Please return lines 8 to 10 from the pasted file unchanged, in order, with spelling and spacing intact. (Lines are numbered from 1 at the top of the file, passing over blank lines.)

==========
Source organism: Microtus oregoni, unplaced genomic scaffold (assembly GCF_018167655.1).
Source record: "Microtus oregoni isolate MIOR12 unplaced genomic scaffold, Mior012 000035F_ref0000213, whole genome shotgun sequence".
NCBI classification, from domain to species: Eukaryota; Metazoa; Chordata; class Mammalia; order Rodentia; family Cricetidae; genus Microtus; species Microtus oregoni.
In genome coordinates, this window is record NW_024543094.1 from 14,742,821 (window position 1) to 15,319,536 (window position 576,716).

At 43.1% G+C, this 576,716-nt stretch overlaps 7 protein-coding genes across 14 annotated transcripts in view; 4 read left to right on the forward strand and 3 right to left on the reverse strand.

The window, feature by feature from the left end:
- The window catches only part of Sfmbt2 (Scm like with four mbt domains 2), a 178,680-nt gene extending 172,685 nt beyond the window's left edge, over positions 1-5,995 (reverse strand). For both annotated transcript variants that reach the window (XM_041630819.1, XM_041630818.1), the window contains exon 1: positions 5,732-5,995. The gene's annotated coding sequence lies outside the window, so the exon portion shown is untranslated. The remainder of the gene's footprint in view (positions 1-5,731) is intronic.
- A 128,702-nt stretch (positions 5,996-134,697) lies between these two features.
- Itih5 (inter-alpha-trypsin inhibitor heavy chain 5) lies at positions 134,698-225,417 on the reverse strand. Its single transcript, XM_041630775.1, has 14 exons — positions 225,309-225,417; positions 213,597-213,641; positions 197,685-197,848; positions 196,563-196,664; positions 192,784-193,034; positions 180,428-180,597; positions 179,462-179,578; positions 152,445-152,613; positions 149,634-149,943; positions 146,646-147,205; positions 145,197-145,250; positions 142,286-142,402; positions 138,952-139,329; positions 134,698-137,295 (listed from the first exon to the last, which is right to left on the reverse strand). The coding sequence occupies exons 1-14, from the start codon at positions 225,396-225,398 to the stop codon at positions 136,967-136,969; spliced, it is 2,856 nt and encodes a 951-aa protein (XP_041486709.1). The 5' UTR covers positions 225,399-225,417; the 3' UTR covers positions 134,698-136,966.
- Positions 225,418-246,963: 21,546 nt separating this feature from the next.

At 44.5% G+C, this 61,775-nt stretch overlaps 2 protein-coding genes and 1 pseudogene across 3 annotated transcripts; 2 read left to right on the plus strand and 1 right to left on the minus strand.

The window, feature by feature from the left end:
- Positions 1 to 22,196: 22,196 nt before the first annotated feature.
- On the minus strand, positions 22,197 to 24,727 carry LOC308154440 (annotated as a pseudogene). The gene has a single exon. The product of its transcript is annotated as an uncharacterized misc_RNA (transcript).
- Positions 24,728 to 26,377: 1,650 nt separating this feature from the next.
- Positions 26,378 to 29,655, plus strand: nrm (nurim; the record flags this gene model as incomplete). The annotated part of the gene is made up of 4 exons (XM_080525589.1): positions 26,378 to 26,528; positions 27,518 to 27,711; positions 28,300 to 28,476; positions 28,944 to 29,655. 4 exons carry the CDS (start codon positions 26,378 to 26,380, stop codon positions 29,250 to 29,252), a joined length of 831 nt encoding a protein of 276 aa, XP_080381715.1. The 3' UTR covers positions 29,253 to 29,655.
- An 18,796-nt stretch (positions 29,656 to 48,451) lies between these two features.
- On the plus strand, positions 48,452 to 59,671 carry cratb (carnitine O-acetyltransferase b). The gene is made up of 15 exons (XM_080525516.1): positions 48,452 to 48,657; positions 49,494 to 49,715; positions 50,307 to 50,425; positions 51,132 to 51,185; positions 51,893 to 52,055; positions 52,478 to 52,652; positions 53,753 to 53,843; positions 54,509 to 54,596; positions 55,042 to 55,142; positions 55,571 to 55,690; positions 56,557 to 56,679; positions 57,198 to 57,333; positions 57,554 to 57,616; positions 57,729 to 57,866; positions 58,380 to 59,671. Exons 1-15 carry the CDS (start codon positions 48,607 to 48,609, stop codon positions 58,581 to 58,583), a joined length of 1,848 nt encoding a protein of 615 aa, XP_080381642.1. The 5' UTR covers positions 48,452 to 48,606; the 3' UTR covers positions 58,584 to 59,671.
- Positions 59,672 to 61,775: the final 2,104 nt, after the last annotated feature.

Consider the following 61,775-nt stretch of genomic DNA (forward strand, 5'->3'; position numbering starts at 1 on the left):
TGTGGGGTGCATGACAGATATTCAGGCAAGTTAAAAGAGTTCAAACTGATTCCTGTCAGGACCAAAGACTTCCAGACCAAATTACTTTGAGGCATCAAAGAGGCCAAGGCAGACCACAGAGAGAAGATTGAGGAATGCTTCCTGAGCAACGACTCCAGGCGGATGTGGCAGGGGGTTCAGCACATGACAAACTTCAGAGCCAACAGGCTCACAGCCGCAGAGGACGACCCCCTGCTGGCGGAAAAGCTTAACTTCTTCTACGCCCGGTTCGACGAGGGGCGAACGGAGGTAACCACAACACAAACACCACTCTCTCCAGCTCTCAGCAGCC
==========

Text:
- A 128,702-nt stretch (positions 5,996-134,697) lies between these two features.
- Itih5 (inter-alpha-trypsin inhibitor heavy chain 5) lies at positions 134,698-225,417 on the reverse strand. Its single transcript, XM_041630775.1, has 14 exons — positions 225,309-225,417; positions 213,597-213,641; positions 197,685-197,848; positions 196,563-196,664; positions 192,784-193,034; positions 180,428-180,597; positions 179,462-179,578; positions 152,445-152,613; positions 149,634-149,943; positions 146,646-147,205; positions 145,197-145,250; positions 142,286-142,402; positions 138,952-139,329; positions 134,698-137,295 (listed from the first exon to the last, which is right to left on the reverse strand). The coding sequence occupies exons 1-14, from the start codon at positions 225,396-225,398 to the stop codon at positions 136,967-136,969; spliced, it is 2,856 nt and encodes a 951-aa protein (XP_041486709.1). The 5' UTR covers positions 225,399-225,417; the 3' UTR covers positions 134,698-136,966.
- Positions 225,418-246,963: 21,546 nt separating this feature from the next.